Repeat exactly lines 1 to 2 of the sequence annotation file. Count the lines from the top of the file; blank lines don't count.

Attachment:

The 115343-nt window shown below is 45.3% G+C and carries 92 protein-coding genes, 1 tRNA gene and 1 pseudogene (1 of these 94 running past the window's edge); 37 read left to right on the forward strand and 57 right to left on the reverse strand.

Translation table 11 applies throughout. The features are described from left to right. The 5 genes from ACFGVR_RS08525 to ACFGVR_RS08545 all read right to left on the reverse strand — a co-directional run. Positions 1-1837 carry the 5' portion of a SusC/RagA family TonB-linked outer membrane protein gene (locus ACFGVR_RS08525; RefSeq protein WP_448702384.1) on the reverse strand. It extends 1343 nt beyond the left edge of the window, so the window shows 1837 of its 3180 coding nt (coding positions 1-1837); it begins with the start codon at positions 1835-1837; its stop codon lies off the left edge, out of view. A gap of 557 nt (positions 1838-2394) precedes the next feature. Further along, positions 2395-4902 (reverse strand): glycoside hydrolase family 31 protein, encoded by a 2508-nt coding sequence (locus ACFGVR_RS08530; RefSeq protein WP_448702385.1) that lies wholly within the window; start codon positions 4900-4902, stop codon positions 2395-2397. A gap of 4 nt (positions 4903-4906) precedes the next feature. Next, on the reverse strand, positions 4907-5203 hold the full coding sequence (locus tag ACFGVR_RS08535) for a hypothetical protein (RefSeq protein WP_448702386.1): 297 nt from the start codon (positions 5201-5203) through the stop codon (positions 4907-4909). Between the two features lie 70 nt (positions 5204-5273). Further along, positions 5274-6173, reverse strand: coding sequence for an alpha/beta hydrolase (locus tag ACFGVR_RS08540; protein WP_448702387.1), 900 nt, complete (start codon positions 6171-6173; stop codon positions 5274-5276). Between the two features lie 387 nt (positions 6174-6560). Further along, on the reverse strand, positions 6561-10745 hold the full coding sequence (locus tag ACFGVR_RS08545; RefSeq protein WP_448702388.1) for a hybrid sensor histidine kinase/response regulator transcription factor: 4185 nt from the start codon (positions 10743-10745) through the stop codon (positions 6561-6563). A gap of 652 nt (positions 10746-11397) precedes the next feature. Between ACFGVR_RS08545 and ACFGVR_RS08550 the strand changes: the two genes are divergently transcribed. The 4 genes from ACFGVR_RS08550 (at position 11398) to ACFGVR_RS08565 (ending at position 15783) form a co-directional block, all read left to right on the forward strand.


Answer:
The 115343-nt window shown below is 45.3% G+C and carries 92 protein-coding genes, 1 tRNA gene and 1 pseudogene (1 of these 94 running past the window's edge); 37 read left to right on the forward strand and 57 right to left on the reverse strand.

Translation table 11 applies throughout. The features are described from left to right. The 5 genes from ACFGVR_RS08525 to ACFGVR_RS08545 all read right to left on the reverse strand — a co-directional run. Positions 1-1837 carry the 5' portion of a SusC/RagA family TonB-linked outer membrane protein gene (locus ACFGVR_RS08525; RefSeq protein WP_448702384.1) on the reverse strand. It extends 1343 nt beyond the left edge of the window, so the window shows 1837 of its 3180 coding nt (coding positions 1-1837); it begins with the start codon at positions 1835-1837; its stop codon lies off the left edge, out of view. A gap of 557 nt (positions 1838-2394) precedes the next feature. Further along, positions 2395-4902 (reverse strand): glycoside hydrolase family 31 protein, encoded by a 2508-nt coding sequence (locus ACFGVR_RS08530; RefSeq protein WP_448702385.1) that lies wholly within the window; start codon positions 4900-4902, stop codon positions 2395-2397. A gap of 4 nt (positions 4903-4906) precedes the next feature. Next, on the reverse strand, positions 4907-5203 hold the full coding sequence (locus tag ACFGVR_RS08535) for a hypothetical protein (RefSeq protein WP_448702386.1): 297 nt from the start codon (positions 5201-5203) through the stop codon (positions 4907-4909). Between the two features lie 70 nt (positions 5204-5273). Further along, positions 5274-6173, reverse strand: coding sequence for an alpha/beta hydrolase (locus tag ACFGVR_RS08540; protein WP_448702387.1), 900 nt, complete (start codon positions 6171-6173; stop codon positions 5274-5276). Between the two features lie 387 nt (positions 6174-6560). Further along, on the reverse strand, positions 6561-10745 hold the full coding sequence (locus tag ACFGVR_RS08545; RefSeq protein WP_448702388.1) for a hybrid sensor histidine kinase/response regulator transcription factor: 4185 nt from the start codon (positions 10743-10745) through the stop codon (positions 6561-6563). A gap of 652 nt (positions 10746-11397) precedes the next feature. Between ACFGVR_RS08545 and ACFGVR_RS08550 the strand changes: the two genes are divergently transcribed. The 4 genes from ACFGVR_RS08550 (at position 11398) to ACFGVR_RS08565 (ending at position 15783) form a co-directional block, all read left to right on the forward strand.